Expressing Anger

Expressing Anger


When you are angry or frustrated, it’s almost impossible to NOT communicate those feelings.

So you might as well do it constructively, and increase the chances of relieving your tension as well as making things better with the other person.

You will automatically be expressing yourself non-verbally through body language, facial expression, and tone of voice. So do it right. Here are three things that will help you control the expression of your angry feelings in a way that is not only non-threatening to others, but also constructive in the sense that you and your child will be able to benefit from your anger.

1. Use Self-Control.

  • Take a time-out. Say, “I’m getting upset. I need a time out. I’ll be back in a couple of minutes.” And walk out till you can cool down.
  • Resist the urge to yell, shout, swear, insult, or call the other person names.
  • Show respect and model the behavior you want from the other person. If you don’t do it, why should they?

2. Use “I-messages.

Start with “I.” In this way I talk about myself, not you.

  • “I’m upset (frustrated, angry)…………………
  • …………….. because I ……………………………
  • …………….. and I would like………………………………..OR “to come to an agreement).” For example, “I would like you to not call me names.” OR, “I would like to reach an agreement about how you will respond to me next time you get mad at me.”

NOTE: It is very important in the “because I” portion of the I-message, that I say what I think and what I feel as the painful emotion. That way I own my anger as something I am doing to myself, and not as something that you are doing to me. My anger means I am taking something personally that I should not be. (See my articles on the dynamics of anger.)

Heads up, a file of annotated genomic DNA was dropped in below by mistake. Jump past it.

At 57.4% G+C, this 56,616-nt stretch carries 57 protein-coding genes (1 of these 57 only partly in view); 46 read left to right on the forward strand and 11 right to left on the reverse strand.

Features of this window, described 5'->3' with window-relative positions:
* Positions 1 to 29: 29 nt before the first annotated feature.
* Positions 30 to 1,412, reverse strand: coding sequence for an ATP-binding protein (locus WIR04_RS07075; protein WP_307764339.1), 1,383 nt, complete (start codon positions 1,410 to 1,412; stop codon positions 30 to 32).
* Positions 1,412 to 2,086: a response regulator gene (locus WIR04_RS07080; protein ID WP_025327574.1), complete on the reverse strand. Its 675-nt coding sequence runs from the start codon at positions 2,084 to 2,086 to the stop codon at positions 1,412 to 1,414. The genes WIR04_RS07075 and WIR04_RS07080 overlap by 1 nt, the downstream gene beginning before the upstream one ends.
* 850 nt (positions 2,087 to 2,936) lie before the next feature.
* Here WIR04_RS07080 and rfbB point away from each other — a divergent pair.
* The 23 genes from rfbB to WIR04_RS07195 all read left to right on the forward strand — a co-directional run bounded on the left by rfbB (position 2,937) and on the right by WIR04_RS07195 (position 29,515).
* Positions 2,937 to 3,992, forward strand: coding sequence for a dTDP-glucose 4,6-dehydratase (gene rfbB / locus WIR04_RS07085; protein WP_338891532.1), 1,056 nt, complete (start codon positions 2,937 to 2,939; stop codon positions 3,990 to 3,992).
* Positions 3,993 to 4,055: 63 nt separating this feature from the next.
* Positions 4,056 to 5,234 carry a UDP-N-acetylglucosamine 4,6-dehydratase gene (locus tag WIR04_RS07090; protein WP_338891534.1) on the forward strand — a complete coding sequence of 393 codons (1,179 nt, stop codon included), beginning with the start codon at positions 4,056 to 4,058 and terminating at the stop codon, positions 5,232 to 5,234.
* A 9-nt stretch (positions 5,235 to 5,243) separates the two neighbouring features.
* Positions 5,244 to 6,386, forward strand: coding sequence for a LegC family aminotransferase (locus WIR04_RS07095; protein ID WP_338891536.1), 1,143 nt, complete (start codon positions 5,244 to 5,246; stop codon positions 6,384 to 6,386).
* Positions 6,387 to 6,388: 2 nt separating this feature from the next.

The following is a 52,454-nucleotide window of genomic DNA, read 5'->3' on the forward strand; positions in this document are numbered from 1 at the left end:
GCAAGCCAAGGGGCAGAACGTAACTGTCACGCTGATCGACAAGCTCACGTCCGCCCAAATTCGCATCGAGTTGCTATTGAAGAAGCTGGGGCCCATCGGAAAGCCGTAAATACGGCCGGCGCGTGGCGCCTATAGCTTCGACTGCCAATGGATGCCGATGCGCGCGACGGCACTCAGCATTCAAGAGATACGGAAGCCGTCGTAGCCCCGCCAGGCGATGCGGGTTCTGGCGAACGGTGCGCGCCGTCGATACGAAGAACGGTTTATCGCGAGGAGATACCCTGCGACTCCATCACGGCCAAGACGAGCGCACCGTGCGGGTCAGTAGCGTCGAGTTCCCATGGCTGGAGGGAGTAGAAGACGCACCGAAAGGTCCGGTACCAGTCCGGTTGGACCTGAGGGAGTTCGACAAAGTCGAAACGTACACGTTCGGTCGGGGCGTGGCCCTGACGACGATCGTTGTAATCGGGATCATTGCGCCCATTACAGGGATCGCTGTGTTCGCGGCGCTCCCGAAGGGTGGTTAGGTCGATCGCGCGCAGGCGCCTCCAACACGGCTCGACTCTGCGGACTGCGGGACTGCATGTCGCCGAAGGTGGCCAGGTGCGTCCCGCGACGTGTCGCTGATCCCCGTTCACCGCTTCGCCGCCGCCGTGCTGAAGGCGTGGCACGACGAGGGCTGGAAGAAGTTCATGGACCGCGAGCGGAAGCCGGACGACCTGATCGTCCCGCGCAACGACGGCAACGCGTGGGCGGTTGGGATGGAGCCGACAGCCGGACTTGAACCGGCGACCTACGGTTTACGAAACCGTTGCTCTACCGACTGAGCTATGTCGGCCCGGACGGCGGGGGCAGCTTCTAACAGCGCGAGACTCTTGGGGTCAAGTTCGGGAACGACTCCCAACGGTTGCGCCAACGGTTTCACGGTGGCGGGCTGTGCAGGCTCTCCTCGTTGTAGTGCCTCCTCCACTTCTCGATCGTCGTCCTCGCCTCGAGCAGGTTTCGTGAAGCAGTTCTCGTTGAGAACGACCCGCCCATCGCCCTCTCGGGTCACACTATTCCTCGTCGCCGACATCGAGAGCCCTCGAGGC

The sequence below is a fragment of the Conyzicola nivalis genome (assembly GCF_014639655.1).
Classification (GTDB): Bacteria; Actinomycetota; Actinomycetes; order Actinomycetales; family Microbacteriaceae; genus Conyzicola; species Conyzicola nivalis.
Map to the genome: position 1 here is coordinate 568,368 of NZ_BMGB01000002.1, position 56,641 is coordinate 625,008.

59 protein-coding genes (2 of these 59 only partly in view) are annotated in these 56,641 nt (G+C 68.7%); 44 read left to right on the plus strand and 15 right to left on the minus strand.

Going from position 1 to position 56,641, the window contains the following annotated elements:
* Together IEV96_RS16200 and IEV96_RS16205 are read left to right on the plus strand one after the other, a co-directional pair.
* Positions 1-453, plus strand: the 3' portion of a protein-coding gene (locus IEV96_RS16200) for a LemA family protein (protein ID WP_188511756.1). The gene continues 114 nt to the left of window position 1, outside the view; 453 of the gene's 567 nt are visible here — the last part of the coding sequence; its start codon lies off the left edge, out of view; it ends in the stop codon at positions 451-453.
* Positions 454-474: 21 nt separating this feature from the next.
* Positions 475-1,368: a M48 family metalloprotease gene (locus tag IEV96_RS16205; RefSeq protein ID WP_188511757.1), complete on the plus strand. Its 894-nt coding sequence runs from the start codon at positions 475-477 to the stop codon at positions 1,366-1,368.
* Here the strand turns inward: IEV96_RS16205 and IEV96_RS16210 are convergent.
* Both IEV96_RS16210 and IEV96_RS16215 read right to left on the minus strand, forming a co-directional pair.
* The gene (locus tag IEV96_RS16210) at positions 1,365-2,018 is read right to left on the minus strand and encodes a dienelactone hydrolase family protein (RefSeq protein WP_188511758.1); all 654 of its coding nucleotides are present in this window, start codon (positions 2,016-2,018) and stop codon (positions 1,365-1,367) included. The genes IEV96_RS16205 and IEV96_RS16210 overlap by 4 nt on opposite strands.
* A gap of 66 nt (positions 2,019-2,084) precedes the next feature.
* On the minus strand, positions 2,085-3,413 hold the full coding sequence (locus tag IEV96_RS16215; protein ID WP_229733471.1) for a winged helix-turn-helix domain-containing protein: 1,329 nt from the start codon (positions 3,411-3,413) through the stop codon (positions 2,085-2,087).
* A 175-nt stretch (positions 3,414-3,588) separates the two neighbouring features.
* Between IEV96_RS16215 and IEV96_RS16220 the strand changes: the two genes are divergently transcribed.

3. Negotiate an Agreement.

When we are angry is NOT a good time to try to  negotiate an agreement. In step one, you take a time-out. In step two, you use the time out (or some other time, perhaps hours after the original anger incident) to formulate a good I-message, and think through how you made yourself angry. After owning your anger as your own doing, and expressing your pain full feelings and what your thinking was (is) that created your anger, you use dialogue skills to reach an agreement. Your goal is to work toward asking the following question:

      “Okay, so what can we agree on here?”

Then, be willing to listen and take the other person’s suggestions along with your own, so the agreement, even if it’s just “for now,” is 50-50.

Right now, these might feel like awkward techniques.But practicing techniques equals developing skills.With practice you will get better.


3 Steps to Parent-Child Harmony is my ebook  that describes in detail the differences between the Old School Parenting model (power, control, and punishments) and the New School Parenting model (dialogue, agreements, and accountability). The ideas contained here represent a change from parenting harder to parenting smarter. They can transform a stressed parent-child relationship from conflict and arguments to one of cooperation and harmony. Please see these links if you are interested in more information or wish to purchase.

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